Once you have determined what’s up, you need to start planning. Earth has two hundred years. But you already have warp drive, capable of traveling hundreds or thousands of times faster than light. Spend then next one hundred years evacuating the population to a fallback position, say, 2,000 lightyears downrange. You now have 2,100 years before the shell gets to you. By which time you will doubtless have greatly improved warp drive. Perhaps capable of velocities millions of times the speed of light, moving whole worlds or even entire star systems. With this you can pull up stakes to another galaxy, tens of millions of lightyears away. If your propulsion systems are really good, you could move tens of billions of lightyears away, beyond the edge of the observable universe. Due to the expansion of the universe, this would put you out of reach of the expanding vacuum decay shell. The distance is so vast that the rate of expansion exceeds the speed of light. You are now permanently safe.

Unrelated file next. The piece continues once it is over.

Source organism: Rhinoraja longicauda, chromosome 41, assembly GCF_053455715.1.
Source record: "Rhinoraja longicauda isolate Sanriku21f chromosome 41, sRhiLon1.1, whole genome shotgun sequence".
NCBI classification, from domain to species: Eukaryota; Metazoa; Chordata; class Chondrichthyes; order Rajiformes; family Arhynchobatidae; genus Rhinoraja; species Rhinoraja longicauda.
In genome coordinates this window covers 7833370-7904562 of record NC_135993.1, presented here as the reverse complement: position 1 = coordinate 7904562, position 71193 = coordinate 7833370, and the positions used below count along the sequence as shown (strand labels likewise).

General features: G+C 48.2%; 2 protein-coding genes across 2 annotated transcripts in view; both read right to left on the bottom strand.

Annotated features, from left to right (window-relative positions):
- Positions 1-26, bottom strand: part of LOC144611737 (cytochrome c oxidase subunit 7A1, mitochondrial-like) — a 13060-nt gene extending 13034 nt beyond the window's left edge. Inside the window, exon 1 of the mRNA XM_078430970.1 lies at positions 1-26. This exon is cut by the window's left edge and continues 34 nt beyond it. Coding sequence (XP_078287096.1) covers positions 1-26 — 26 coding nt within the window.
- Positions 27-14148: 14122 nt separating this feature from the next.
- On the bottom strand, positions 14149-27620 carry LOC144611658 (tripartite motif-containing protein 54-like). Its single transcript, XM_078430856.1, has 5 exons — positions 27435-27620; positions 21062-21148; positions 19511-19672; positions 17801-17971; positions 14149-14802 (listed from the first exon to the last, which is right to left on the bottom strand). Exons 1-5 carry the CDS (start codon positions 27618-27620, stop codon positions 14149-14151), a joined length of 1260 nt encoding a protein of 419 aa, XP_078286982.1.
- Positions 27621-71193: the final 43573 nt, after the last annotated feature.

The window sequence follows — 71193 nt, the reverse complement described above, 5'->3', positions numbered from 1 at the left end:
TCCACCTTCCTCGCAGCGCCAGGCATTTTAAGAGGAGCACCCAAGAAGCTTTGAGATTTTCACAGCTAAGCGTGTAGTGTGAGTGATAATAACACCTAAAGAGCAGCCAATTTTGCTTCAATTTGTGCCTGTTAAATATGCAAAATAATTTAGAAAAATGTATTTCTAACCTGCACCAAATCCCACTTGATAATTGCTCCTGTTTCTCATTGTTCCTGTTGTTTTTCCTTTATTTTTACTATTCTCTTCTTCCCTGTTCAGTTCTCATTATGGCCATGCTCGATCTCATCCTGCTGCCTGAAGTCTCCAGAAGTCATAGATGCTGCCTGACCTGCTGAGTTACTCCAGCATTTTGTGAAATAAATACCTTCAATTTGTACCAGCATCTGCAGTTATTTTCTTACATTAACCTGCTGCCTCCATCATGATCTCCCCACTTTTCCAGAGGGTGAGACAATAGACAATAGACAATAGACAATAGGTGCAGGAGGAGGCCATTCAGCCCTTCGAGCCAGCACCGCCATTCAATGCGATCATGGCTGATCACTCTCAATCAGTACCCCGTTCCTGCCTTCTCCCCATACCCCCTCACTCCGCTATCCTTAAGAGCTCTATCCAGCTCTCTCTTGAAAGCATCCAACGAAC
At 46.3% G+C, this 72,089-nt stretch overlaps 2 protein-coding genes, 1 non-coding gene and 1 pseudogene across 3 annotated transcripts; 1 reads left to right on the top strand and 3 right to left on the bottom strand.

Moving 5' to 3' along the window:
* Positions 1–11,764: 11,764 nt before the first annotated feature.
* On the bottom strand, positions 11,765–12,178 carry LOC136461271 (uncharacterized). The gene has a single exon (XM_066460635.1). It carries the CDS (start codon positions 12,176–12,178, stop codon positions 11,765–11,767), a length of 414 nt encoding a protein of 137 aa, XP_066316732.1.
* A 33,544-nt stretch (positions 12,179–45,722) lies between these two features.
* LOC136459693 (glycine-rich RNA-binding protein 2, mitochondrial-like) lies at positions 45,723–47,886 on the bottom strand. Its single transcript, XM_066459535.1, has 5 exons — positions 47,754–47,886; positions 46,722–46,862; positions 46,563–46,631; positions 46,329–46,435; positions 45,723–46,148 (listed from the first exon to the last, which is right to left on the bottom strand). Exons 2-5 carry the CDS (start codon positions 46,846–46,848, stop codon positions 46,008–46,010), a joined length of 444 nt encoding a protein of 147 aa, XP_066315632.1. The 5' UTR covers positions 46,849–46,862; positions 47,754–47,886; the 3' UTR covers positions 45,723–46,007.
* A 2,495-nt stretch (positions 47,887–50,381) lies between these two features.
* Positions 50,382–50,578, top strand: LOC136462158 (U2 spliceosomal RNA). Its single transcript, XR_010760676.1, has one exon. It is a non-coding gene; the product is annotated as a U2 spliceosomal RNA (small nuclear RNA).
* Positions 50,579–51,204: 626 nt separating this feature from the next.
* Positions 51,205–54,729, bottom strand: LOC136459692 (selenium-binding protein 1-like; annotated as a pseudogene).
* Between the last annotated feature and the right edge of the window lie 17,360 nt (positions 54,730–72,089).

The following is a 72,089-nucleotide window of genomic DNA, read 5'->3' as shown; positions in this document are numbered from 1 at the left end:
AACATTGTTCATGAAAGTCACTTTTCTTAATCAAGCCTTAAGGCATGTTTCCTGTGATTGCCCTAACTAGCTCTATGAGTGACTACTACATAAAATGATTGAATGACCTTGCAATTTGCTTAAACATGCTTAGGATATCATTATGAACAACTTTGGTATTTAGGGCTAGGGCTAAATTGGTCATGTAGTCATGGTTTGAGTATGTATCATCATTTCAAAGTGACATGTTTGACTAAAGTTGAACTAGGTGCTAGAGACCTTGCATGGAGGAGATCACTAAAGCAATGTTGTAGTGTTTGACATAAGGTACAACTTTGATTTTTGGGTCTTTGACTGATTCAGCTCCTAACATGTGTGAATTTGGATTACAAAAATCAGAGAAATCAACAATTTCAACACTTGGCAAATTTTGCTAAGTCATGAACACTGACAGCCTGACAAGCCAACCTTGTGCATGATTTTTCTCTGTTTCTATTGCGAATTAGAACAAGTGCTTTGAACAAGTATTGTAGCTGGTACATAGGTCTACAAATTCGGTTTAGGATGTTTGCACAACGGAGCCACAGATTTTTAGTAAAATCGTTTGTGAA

Well, maybe. If those dumbass Klingons were able to make a vacuum decay doomsday device a few thousand years ago, it’s a safe bet that the technology is now available to any morose emo teenager in your society. Vacuum decay bombs might be popping off with the regularity of DDOS attacks today. Additionally, you need to make sure that that far distant galaxy you want to colonize hasn’t already been consumed by its own vacuum collapse, and that there aren’t any in progress between here and there. It might be that the universe is filled with expanding vacuum decay bubbles, and that older civilizations are flying torturous paths between the galaxies in warp drive equipped Dyson spheres.